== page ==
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UnCaptcha, which was released in 2017, managed to pass the reCAPTCHA audio system by using an approach that involved downloading the audio and segmenting it. These segments were then uploaded to multiple speech-to-text services, which in turn would convert the message.
Finally, the response obtained would be typed into the reCAPTCHA form to solve the challenge. However, after the attack in 2017, Google updated the reCAPTCHA form by introducing changes such as improved browser automation detection and using spoken phrases instead of digits for reCAPTCHA. These changes managed to successfully protect reCAPTCHA from the 2017 unCaptcha attack but failed to protect it from the new unCaptcha2.
“As of June 2018, these challenges have been solved. The reCAPTCHA team..is..fully aware of this attack. The team has allowed us to release the code. The code now only needs to make a single request to a free, publicly available speech to text API (by Google) to achieve around 90% accuracy over all the captchas”, states the team.
UnCaptcha2 makes use of a screen clicker that helps it move to certain pixels on the screen and move around the webpage as a human would. However, this method is not very robust and still needs more working. Also, unCaptcha2 uses a different approach than the first version and no longer requires the use of multiple speech-to-text engines as well as the segmentation approach. UnCaptcha2 involves navigating to Google’s ReCaptcha Demo site, navigating to audio challenge for reCAPTCHA and then downloading the audio challenge. After this step, the audio challenge is submitted to Speech To Text services. Finally, the response obtained is typed in and submitted to solve the challenge.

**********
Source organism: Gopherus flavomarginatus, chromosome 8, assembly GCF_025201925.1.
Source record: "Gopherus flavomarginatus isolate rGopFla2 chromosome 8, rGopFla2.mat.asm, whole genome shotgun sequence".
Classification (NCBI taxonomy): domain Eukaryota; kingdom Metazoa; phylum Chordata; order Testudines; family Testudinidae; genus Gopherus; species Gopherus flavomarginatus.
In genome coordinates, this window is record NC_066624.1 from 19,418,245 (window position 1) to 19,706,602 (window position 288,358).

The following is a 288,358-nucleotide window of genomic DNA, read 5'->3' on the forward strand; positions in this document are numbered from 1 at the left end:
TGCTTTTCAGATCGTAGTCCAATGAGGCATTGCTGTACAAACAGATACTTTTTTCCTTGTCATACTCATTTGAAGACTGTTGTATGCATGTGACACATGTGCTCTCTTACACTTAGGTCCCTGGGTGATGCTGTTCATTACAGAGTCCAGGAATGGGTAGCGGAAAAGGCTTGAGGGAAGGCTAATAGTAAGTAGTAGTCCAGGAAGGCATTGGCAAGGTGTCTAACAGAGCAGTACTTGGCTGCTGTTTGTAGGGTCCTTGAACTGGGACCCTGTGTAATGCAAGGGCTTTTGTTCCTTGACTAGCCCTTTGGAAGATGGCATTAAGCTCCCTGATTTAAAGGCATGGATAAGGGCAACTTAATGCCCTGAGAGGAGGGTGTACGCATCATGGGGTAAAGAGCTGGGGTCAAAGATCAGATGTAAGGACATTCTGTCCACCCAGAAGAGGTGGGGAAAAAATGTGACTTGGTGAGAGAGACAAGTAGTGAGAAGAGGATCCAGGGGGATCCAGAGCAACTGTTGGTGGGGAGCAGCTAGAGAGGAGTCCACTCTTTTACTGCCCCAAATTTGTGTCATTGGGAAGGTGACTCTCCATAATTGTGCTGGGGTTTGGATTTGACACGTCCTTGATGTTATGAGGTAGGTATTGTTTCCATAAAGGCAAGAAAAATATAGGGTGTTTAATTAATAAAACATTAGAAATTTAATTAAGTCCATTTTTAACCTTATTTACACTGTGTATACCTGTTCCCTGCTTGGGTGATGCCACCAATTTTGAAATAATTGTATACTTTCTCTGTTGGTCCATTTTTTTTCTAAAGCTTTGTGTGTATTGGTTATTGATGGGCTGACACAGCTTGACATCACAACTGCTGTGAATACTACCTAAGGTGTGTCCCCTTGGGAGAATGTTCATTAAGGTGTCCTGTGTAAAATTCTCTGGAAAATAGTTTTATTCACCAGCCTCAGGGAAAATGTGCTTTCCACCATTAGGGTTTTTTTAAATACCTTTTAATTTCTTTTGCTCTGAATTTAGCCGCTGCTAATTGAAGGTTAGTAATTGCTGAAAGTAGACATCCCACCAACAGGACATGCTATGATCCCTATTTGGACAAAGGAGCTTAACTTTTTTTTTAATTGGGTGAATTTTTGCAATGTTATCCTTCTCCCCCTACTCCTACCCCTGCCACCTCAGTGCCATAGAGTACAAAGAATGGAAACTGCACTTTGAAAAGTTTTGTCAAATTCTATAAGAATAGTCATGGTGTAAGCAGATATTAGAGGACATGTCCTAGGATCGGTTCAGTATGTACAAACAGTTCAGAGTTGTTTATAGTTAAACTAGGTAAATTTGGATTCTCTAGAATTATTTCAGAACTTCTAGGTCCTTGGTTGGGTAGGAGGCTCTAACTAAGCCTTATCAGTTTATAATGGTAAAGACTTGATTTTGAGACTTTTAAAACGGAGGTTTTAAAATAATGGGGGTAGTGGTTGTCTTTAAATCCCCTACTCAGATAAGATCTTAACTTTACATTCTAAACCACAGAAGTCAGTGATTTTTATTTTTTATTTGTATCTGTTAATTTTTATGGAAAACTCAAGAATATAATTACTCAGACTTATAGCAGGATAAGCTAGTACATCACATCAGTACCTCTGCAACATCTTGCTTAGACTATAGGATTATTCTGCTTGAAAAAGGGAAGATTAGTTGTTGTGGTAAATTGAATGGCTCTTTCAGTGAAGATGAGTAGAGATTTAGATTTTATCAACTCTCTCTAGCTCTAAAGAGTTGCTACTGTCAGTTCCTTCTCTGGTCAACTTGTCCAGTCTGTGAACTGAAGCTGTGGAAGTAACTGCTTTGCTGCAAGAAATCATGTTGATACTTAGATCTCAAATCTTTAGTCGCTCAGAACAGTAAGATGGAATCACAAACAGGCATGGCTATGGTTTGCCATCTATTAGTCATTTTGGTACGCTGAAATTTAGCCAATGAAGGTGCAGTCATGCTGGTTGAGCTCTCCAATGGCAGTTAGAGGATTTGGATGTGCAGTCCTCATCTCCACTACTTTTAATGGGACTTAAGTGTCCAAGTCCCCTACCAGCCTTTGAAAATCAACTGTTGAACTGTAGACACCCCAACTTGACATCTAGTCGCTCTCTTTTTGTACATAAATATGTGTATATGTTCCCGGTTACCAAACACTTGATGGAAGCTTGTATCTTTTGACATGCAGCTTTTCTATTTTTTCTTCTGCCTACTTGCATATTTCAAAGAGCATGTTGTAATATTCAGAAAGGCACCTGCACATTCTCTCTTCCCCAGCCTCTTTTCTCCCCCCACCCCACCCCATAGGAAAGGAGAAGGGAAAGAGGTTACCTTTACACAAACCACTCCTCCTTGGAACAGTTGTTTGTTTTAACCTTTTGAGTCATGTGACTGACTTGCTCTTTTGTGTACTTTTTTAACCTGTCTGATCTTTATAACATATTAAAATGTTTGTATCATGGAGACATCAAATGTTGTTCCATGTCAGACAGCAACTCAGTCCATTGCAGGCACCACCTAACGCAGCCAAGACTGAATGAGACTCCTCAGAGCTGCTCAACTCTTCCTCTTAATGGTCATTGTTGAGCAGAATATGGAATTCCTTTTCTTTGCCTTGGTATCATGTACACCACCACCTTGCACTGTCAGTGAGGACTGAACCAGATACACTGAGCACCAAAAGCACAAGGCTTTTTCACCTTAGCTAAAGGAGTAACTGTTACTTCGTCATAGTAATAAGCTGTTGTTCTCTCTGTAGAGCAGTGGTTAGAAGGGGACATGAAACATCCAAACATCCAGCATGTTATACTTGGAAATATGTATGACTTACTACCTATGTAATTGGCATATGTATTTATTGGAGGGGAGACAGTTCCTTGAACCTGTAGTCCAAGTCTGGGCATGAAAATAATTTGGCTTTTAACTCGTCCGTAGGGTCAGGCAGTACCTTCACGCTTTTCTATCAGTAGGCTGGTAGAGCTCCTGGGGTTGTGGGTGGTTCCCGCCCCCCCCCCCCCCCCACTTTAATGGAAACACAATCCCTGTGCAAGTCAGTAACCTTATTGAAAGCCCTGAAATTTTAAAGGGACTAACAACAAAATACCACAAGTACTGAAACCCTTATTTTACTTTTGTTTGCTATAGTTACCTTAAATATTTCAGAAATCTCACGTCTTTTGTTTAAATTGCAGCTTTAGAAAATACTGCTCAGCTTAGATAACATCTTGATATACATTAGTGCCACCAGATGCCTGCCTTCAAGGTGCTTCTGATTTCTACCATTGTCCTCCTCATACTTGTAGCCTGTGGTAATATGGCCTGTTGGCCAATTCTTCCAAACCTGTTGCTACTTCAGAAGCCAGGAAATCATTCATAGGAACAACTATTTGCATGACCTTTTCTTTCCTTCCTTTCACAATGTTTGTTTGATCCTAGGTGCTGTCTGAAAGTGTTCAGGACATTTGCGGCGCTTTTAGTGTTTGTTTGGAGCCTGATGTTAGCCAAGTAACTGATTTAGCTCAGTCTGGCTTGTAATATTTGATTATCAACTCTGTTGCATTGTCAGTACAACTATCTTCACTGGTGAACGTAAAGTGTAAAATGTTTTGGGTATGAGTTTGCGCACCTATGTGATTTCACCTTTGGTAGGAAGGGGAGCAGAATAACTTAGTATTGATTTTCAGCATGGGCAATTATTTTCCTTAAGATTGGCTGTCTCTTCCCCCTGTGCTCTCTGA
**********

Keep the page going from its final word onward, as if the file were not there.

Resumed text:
“unCaptcha2, like the original version, is meant to be a proof of concept. As Google updates its service, this repository will not be updated. As a result, it is not expected to work in the future, and is likely to break at any time,” state the researchers.